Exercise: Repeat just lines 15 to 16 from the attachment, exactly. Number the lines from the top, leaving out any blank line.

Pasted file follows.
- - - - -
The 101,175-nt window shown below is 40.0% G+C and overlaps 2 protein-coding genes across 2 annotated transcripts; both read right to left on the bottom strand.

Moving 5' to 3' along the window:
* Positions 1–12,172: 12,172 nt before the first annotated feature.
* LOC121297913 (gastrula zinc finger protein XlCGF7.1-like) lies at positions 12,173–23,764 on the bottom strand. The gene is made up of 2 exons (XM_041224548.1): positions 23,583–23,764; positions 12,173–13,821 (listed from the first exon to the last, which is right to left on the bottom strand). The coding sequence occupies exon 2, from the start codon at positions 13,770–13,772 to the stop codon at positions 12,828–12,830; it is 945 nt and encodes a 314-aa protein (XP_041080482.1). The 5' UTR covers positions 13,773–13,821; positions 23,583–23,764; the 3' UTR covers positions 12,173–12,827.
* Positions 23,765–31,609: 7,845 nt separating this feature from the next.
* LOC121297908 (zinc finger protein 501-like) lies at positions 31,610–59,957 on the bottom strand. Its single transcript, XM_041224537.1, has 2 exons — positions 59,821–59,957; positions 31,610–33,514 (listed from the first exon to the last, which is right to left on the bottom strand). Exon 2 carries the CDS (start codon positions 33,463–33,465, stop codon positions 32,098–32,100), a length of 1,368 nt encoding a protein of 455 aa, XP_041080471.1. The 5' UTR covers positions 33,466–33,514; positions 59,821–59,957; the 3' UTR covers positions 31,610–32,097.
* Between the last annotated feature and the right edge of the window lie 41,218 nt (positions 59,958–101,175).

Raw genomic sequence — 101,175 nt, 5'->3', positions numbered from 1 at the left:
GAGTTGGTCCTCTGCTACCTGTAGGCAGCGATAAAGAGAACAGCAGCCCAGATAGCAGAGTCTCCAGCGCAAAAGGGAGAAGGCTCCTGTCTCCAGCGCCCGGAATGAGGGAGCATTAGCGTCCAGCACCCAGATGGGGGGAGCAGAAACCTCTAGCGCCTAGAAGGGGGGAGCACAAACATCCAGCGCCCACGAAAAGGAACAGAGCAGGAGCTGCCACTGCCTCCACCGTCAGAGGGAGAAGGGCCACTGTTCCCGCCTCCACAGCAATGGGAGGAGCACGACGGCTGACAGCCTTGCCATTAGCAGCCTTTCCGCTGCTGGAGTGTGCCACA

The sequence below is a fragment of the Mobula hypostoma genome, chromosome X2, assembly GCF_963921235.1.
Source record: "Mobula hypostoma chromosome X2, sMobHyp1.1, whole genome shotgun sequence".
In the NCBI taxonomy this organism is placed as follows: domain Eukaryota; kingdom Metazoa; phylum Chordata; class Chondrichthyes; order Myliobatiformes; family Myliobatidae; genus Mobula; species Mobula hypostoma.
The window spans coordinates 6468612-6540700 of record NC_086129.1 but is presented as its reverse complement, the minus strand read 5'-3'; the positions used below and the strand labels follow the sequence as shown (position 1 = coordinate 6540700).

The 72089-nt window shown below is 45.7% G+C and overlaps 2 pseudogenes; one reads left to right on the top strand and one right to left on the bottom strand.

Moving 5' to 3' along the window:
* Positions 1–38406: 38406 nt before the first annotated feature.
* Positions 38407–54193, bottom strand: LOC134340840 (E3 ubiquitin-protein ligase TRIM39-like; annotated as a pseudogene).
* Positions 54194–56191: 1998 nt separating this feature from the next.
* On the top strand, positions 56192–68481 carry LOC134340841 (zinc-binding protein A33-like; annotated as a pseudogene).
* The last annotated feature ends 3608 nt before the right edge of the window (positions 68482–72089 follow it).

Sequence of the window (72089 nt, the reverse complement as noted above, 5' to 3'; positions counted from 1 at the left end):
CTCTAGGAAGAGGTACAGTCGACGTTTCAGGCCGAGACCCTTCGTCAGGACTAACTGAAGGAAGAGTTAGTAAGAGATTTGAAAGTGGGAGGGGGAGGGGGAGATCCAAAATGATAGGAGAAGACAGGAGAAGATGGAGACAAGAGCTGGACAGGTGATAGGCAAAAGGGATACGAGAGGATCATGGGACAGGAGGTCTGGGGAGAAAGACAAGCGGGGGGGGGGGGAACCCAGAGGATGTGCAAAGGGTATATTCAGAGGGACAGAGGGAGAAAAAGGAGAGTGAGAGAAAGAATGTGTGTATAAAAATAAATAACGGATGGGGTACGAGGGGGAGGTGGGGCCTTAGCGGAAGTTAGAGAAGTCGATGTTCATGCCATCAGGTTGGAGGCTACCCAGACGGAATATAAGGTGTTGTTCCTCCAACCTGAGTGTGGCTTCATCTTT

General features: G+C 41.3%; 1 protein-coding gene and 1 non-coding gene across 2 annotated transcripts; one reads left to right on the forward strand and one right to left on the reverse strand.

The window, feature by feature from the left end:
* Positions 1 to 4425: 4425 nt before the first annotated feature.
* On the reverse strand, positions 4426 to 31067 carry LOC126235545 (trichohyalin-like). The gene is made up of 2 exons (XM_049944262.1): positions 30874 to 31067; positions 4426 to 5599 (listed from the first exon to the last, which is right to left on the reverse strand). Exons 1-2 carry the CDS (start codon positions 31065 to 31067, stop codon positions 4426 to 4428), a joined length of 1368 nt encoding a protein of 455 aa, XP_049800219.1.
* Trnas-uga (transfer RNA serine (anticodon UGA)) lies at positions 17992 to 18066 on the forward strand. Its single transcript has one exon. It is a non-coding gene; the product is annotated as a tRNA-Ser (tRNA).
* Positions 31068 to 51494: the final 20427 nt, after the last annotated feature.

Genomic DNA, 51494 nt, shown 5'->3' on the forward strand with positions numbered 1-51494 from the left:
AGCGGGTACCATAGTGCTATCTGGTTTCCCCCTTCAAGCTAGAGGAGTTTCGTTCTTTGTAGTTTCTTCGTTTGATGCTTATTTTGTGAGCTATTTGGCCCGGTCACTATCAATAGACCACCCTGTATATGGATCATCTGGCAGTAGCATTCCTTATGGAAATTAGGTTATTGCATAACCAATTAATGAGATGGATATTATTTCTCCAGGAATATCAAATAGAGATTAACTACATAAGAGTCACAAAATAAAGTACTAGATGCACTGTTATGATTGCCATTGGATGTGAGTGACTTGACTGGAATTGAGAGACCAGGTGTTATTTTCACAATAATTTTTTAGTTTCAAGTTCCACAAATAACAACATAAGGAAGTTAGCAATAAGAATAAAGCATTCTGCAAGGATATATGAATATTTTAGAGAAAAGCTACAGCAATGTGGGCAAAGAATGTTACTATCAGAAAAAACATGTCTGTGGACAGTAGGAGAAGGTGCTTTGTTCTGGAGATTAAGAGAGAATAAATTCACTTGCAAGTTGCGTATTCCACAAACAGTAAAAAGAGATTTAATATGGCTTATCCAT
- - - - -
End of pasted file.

Moving 5' to 3' along the window:
* Positions 1–38406: 38406 nt before the first annotated feature.